Advertisement

The QOL of Women

  • M. Joseph Sirgy
Chapter
Part of the Social Indicators Research Series book series (SINS, volume 50)

Abstract

This chapter will describe research related to the psychology of QOL of women. I start out by reviewing the literature on unique views and measures that focus on women’s subjective well-being. Then the chapter shifts to examine the QOL difference between men and women and how these differences are explained in the literature. Then we peruse the literature to examine the various factors affecting women’s subjective well-being—family and cultural factors, economic and work-related factors, residential factors, sexual and relationship factors, health-related factors, and factors related to the feminist movement.

Keywords

Life Satisfaction Negative Affect Eating Disorder Positive Emotion Sexual Satisfaction 
These keywords were added by machine and not by the authors. This process is experimental and the keywords may be updated as the learning algorithm improves.

References

  1. Abdou, C. M., Schetter, C. D., Camppos, B., Hilmert, C. J., Dominguez, T. P., Hobel, C. J., et al. (2010). Communalism predicts prenatal affect, stress, and physiology better than ethnicity and socioeconomic status. Cultural Diversity and Ethnic Minority Psychology, 16, 395–403.CrossRefGoogle Scholar
  2. Alexander, M. G., & Wood, W. (2000). Women, men, and positive emotions: A social role interpretation. In A. Fischer (Ed.), Gender and emotion: Social psychological perspectives (pp. 189–209). Cambridge, MA: Cambridge University Press.CrossRefGoogle Scholar
  3. Alsaker, J., Moen, B. E., & Kristoffen, K. (2007). Comparing quality of life instruments in a population of abused women. Applied Research in Quality of Life, 2, 125–139.CrossRefGoogle Scholar
  4. Alsaker, K., Moen, B. E., & Kristoffersen, K. (2008). Health-related quality of life among abused women one year after leaving a violent partner. Social Indicators Research, 86, 497–509.CrossRefGoogle Scholar
  5. Bancroft, J., Long, J. C., & McCabe, J. (2011). Sexual well-being: A comparison of U.S. back and white women in heterosexual relationships. Archives of Sexual Behavior, 40, 725–740.CrossRefGoogle Scholar
  6. Bardhan, K., & Klasen, S. (1999). UNDP’s gender-related Indices: A critical review. World Development, 27, 985–1010.CrossRefGoogle Scholar
  7. Berdahl, J. L., & Aquino, K. (2009). Sexual behaviour at work? Fun or folly. Journal of Applied Psychology, 94, 34–47.CrossRefGoogle Scholar
  8. Brenner, B. (1975). Enjoyment as a preventive of depressive affect. Journal of Community Psychology, 3, 346–357.CrossRefGoogle Scholar
  9. Bryant, F. B., & Veroff, J. (1982). The structure of psychological well-being: A sociohistorical analysis. Journal of Personality and Social Psychology, 43, 653–673.CrossRefGoogle Scholar
  10. Christensen, K. A., Stephens, M. A. P., & Townsend, A. L. (1998). Mastery in women’s multiple roles and well-being: Adult daughters providing care to impaired parents. Health Psychology, 17, 163–171.CrossRefGoogle Scholar
  11. Clark, A. E. (1997). Why are women so happy at work? Labour Economics, 4, 41–72.CrossRefGoogle Scholar
  12. Crosby, F. (1982). Relative deprivation and working women. New York: Oxford University Press.Google Scholar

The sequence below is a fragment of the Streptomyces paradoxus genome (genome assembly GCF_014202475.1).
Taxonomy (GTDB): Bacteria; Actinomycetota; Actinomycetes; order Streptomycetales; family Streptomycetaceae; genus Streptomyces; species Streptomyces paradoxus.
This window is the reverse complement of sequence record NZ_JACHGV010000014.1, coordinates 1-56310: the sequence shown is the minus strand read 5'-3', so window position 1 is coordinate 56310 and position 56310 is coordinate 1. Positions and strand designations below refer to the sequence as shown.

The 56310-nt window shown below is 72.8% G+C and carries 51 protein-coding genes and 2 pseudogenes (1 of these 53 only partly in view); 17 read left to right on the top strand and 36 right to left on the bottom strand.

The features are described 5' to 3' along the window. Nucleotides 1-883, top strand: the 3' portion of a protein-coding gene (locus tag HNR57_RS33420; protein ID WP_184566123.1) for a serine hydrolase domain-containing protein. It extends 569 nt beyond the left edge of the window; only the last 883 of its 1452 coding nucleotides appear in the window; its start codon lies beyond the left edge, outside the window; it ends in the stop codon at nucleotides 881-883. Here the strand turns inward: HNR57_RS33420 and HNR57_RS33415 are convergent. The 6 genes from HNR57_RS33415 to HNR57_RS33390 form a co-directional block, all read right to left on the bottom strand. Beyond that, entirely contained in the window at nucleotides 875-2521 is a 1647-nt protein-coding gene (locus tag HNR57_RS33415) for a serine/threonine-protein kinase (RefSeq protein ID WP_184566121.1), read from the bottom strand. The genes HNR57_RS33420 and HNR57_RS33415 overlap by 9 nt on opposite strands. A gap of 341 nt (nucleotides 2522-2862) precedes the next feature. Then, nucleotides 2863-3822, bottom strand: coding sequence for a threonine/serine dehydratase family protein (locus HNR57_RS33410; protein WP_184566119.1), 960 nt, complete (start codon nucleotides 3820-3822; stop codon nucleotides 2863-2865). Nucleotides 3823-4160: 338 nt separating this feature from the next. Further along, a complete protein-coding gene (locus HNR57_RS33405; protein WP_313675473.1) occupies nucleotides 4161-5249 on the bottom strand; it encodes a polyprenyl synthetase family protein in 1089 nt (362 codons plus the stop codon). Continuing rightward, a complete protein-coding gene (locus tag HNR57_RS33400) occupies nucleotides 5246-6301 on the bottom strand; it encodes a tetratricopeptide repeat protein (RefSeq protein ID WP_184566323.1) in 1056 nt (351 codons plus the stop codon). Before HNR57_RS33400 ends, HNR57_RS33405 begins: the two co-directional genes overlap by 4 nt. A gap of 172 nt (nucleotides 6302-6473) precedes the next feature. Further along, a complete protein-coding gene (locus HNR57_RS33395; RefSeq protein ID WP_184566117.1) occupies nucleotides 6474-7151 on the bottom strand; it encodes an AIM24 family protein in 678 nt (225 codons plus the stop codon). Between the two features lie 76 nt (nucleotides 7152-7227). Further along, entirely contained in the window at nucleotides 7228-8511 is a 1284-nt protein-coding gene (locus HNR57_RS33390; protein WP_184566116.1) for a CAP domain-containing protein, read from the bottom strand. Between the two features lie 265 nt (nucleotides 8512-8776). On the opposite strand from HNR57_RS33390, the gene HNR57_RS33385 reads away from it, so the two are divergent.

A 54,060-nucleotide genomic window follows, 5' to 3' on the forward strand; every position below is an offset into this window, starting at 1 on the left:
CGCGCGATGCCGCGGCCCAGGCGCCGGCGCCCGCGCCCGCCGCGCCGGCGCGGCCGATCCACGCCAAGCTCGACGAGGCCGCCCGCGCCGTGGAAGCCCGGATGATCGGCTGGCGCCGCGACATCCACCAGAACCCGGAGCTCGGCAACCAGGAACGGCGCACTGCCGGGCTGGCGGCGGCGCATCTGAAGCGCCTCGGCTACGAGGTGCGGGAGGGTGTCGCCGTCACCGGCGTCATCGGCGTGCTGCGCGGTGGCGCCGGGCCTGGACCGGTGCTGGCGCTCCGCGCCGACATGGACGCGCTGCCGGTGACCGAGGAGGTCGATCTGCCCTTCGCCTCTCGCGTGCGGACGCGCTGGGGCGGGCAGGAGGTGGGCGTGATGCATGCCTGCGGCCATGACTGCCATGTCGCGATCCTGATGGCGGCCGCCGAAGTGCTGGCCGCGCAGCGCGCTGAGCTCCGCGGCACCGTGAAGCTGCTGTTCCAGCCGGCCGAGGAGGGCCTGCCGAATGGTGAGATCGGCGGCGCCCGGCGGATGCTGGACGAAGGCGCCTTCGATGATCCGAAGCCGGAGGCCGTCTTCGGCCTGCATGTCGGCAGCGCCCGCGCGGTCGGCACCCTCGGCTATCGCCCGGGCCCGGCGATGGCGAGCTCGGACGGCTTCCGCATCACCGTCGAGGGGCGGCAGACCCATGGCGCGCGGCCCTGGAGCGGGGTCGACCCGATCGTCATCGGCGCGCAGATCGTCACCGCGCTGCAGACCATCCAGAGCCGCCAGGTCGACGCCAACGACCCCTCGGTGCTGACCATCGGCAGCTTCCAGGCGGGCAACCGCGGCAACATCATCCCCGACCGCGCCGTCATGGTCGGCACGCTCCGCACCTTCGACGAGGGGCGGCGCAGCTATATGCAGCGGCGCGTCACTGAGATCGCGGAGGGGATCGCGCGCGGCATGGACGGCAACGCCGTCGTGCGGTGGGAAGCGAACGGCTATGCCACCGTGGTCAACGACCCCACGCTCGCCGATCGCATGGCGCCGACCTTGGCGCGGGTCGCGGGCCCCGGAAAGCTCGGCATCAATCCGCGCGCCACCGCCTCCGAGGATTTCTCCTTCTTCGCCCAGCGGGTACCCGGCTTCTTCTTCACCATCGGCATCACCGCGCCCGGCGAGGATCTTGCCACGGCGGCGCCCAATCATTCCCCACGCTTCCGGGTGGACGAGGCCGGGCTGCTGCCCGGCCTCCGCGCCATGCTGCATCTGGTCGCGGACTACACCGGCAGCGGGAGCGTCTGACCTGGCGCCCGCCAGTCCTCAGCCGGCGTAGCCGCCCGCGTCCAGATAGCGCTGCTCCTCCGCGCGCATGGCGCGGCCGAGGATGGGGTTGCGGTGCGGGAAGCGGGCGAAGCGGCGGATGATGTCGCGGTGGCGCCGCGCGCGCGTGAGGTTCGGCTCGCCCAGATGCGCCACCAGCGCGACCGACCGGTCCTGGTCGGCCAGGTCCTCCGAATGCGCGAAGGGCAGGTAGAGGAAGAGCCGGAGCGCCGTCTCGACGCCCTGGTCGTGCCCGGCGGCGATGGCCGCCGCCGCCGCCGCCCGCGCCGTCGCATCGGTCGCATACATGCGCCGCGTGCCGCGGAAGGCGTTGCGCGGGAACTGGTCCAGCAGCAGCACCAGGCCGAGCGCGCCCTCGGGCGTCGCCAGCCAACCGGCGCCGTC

13. Davies, S., & Hinks, T. (2010). Crime and happiness amongst heads of households in Malawi. Journal of Happiness Studies, 11, 457–476.CrossRefGoogle Scholar
  14. Diener, E. (2009). Subjective well-being. In E. Diener (Ed.), The science of well-being: The collected works of Ed Diener (pp. 11–58). Dordrecht, the Netherlands: Springer.Google Scholar
  15. Doss, B. D., Rhoades, G. K., Stanley, S. M., & Markham, H. J. (2009). The effect of the transition to parenthood on relationship quality: An 8-year prospective study. Journal of Personality and Social Psychology, 96, 601–619.CrossRefGoogle Scholar
  16. Downing, N. E., & Roush, K. L. (1985). From passive acceptance to active commitment: A model of feminist identity for women. The Counseling Psychologist, 13, 695–709.CrossRefGoogle Scholar
  17. Dyrdal, G. M., Roysamb, E., Nes, R. B., & Vitterso, J. (2011). Can a happy relationship predict a happy life? A population-based study of maternal well-being during the life transition of pregnancy, infancy, and toddlerhood. Journal of Happiness Studies, 12, 947–962.CrossRefGoogle Scholar
  18. Fave, A. D., & Massimini, F. (2004). Parenthood and the quality of experience in daily life: A longitudinal study. Social Indicators Research, 67, 75–106.CrossRefGoogle Scholar
  19. Fischer, A. R., Tokar, D. M., Mergl, M. M., Good, G. E., Hill, M. S., & Blum, S. A. (2000). Assessing women’s feminist identity development: Studies of convergent, discriminant, and structural validity. Psychology of Women Quarterly, 24, 15–29.CrossRefGoogle Scholar
  20. Fredrickson, B. L., & Roberts, T. (1997). Objectification theory: Toward understanding women’s lived experiences and mental health risks. Psychology of Women Quarterly, 21, 173–206.CrossRefGoogle Scholar
  21. Fujita, F., Diener, E., & Sandvik, E. (1991). Gender differences in negative affect and well-being: The case for emotional intensity. Journal of Personality and Social Psychology, 61, 427–434.CrossRefGoogle Scholar
  22. Haavio-Mannila, E., & Kontula, O. (1997). Correlates of increased sexual satisfaction. Archives of Sexual Behavior, 26, 399–419.CrossRefGoogle Scholar
  23. Hakim, C. (1996). Key issues in women’s work: Female heterogeneity and the polarisation of women’s employment. London/Atlantic Highlands, NJ: Athlone Press.Google Scholar
  24. Hansen, T., Slagsvold, B., & Moum, T. (2009). Childless and psychological well-being in midlife and old age: An examination of parental status effects across a range of outcomes. Social Indicators Research, 94, 343–362.CrossRefGoogle Scholar
  25. Haring, M. J., Okun, M. A., & Stock, W. A. (1984). A research synthesis of gender and social class as correlates of subjective well-being. Human Relations, 37, 645–657.CrossRefGoogle Scholar